Current Month 2011
Article Features
  Cancer Therapy More Potent When It Hits Two Targets
Combining Two Previously-Used Drugs That Had Stopped Working May Boost Each Otherís Efficacy
Enhancing the Effectiveness of a Breast Cancer Treatment
Fasting Weakens Cancer in Mice
First Prospective Analysis Links Breast and Pancreatic Cancer Risk with Lynch Syndrome
How Early Breast Tumors Become Deadly
Mammography-Detected Breast Cancer in 40-49-Year-Olds Has Better Prognosis
Nanotube Therapy Takes Aim at Breast Cancer Stem Cells
New Member of the Breast Cancer Gene Network Found
Promoting Instability in Cancer Cells
Protein That Functions in Normal Breast May Also Contribute to Breast Cancer Metastasis
Radiation Treatment Transforms Breast Cancer Cells into Cancer Stem Cells
Researchers Reveal Digital Transcriptome of Breast Cancer
Researchers Uncover Inflammatory Circuit That Triggers Breast Cancer
Risk of Death from Breast Cancer Higher Among Older Patients
Scientists Use an Old Theory to Discover New Targets in the Fight Against Breast Cancer
Study Finds Subtle Impairment Among Women Who Received Chemotherapy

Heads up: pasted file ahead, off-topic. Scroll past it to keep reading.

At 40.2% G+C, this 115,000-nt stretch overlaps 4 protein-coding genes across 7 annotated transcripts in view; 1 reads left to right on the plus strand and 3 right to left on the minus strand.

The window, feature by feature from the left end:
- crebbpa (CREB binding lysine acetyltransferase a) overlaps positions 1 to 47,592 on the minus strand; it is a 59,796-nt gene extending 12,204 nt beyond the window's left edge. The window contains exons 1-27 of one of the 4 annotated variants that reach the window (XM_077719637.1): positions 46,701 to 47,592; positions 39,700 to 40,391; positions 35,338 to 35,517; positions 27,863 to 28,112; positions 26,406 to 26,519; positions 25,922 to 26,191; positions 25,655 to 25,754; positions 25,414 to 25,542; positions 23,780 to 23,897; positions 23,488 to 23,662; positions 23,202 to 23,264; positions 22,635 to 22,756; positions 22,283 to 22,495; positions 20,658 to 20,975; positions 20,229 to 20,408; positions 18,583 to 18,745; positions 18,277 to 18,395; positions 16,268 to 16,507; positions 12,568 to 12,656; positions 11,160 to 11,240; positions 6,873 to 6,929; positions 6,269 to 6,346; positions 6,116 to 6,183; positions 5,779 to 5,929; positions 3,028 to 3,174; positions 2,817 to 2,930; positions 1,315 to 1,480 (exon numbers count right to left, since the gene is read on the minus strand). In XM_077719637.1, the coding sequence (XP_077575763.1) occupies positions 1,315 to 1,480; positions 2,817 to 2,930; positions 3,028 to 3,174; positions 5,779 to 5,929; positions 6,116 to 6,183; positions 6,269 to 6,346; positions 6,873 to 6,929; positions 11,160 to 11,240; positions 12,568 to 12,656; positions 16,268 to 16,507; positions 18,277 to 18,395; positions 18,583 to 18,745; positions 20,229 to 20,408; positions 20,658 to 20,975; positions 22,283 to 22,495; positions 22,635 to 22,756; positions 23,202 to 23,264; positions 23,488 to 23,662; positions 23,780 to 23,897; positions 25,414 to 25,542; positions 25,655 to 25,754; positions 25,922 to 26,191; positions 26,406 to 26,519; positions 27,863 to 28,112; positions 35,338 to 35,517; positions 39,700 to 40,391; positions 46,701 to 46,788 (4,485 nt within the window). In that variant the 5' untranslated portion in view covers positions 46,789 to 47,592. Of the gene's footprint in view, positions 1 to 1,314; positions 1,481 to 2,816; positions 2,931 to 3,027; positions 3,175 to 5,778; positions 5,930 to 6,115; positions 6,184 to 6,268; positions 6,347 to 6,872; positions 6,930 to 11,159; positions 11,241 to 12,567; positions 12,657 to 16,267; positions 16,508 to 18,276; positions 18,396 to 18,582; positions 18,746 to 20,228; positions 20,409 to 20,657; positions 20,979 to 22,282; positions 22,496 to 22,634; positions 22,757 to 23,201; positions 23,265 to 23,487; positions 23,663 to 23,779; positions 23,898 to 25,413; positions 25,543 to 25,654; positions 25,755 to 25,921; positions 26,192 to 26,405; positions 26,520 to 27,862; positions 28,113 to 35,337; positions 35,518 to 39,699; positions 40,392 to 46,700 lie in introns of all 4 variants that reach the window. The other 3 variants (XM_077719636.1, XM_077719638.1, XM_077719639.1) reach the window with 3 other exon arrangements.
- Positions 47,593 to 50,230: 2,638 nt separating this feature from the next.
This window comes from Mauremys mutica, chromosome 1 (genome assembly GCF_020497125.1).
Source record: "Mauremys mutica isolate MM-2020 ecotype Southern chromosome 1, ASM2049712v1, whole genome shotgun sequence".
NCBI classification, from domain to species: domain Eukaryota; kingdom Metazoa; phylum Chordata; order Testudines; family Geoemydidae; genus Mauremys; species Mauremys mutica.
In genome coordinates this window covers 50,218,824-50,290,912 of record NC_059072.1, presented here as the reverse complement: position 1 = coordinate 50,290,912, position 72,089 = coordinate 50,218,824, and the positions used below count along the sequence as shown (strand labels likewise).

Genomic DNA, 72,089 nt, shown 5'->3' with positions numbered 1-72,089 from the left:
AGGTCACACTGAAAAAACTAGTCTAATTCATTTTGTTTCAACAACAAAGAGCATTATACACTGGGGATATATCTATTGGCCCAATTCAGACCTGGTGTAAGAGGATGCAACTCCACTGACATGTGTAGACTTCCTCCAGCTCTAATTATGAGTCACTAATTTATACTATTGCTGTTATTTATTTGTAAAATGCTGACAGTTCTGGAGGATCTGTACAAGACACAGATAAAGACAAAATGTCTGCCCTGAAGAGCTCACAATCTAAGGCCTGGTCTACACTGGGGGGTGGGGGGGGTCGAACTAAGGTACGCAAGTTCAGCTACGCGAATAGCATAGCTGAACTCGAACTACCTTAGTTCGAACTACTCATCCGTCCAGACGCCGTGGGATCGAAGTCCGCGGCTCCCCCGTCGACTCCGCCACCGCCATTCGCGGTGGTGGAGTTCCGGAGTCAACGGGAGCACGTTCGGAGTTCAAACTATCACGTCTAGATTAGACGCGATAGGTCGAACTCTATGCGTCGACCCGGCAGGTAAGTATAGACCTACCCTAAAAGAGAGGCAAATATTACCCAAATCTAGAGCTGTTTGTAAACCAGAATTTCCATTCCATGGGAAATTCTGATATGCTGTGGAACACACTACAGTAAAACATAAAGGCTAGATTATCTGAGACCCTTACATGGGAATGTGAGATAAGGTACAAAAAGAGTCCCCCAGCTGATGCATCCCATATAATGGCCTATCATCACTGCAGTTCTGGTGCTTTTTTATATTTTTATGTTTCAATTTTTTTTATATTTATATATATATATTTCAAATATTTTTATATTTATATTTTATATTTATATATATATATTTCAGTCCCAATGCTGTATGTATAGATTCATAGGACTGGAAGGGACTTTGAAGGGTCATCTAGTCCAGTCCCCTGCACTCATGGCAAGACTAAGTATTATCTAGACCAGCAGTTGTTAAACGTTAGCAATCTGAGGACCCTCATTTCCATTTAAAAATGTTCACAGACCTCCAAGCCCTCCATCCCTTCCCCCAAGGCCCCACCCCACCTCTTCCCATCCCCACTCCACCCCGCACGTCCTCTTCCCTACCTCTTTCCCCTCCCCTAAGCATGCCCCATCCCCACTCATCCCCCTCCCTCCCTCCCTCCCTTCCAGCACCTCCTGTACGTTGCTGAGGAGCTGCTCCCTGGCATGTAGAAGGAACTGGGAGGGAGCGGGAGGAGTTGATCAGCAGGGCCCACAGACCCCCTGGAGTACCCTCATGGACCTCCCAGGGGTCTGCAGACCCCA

New Member of the Breast Cancer Gene Network Found

The infamous BRCA genes do not act alone in causing cancer; there is a molecular syndicate at work preventing the way cells normally repair breaks in DNA that is at the root of breast cancer. But finding all of the BRCA molecular collaborators has been elusive.

Researchers at the Perelman School of Medicine at the University of Pennsylvania and the University of Oulu, Finland, published their discovery of a mutation in the Abraxas gene, which interacts with the well-known breast-cancer gene BRCA1, in the journal Science Translational Medicine.

The mutation affects the ability of the Abraxas protein to enter the nucleus and bind to sites adjacent to damaged DNA. Abraxas organizes a large BRCA1 protein-containing complex that is required to fix DNA-damage. A mutated Abraxas protein impairs the BRCA1 complex's ability to migrate to sites of DNA damage and repair breaks. This results in alterations to the genome that increase breast-cancer risk, notes senior author Roger Greenberg, PhD, associate professor of Cancer Biology.

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